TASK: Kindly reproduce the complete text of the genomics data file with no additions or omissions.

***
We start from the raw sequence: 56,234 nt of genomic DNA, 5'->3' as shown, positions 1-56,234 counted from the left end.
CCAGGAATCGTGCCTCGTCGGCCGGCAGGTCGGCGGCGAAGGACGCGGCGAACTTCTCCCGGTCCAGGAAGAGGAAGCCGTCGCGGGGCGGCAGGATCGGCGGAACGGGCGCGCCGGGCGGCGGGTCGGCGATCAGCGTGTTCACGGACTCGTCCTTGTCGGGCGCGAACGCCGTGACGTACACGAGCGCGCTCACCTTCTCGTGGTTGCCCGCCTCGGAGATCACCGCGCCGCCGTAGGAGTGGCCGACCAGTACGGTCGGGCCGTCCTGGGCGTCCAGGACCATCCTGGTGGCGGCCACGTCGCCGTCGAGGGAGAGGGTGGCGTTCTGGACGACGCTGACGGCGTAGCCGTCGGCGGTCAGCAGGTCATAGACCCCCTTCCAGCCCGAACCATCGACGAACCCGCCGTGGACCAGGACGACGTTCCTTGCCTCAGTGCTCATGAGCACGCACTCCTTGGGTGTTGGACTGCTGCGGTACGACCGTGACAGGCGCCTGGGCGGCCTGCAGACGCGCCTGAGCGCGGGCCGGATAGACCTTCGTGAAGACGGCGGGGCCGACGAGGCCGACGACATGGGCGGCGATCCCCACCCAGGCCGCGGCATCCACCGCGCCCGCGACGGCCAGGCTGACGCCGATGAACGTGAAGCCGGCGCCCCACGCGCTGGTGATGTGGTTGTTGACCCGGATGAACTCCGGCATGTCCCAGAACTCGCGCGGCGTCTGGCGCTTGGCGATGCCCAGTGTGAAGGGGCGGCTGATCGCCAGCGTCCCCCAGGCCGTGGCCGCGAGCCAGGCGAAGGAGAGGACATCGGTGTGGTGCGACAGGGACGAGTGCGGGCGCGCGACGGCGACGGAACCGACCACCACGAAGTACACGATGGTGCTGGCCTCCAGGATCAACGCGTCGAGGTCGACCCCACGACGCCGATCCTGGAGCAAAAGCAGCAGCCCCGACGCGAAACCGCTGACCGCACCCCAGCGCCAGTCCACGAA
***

We start from the raw sequence: 56,234 nt of genomic DNA, 5'->3' as shown, positions 1-56,234 counted from the left end.
CCAGGAATCGTGCCTCGTCGGCCGGCAGGTCGGCGGCGAAGGACGCGGCGAACTTCTCCCGGTCCAGGAAGAGGAAGCCGTCGCGGGGCGGCAGGATCGGCGGAACGGGCGCGCCGGGCGGCGGGTCGGCGATCAGCGTGTTCACGGACTCGTCCTTGTCGGGCGCGAACGCCGTGACGTACACGAGCGCGCTCACCTTCTCGTGGTTGCCCGCCTCGGAGATCACCGCGCCGCCGTAGGAGTGGCCGACCAGTACGGTCGGGCCGTCCTGGGCGTCCAGGACCATCCTGGTGGCGGCCACGTCGCCGTCGAGGGAGAGGGTGGCGTTCTGGACGACGCTGACGGCGTAGCCGTCGGCGGTCAGCAGGTCATAGACCCCCTTCCAGCCCGAACCATCGACGAACCCGCCGTGGACCAGGACGACGTTCCTTGCCTCAGTGCTCATGAGCACGCACTCCTTGGGTGTTGGACTGCTGCGGTACGACCGTGACAGGCGCCTGGGCGGCCTGCAGACGCGCCTGAGCGCGGGCCGGATAGACCTTCGTGAAGACGGCGGGGCCGACGAGGCCGACGACATGGGCGGCGATCCCCACCCAGGCCGCGGCATCCACCGCGCCCGCGACGGCCAGGCTGACGCCGATGAACGTGAAGCCGGCGCCCCACGCGCTGGTGATGTGGTTGTTGACCCGGATGAACTCCGGCATGTCCCAGAACTCGCGCGGCGTCTGGCGCTTGGCGATGCCCAGTGTGAAGGGGCGGCTGATCGCCAGCGTCCCCCAGGCCGTGGCCGCGAGCCAGGCGAAGGAGAGGACATCGGTGTGGTGCGACAGGGACGAGTGCGGGCGCGCGACGGCGACGGAACCGACCACCACGAAGTACACGATGGTGCTGGCCTCCAGGATCAACGCGTCGAGGTCGACCCCACGACGCCGATCCTGGAGCAAAAGCAGCAGCCCCGACGCGAAACCGCTGACCGCACCCCAGCGCCAGTCCACGAA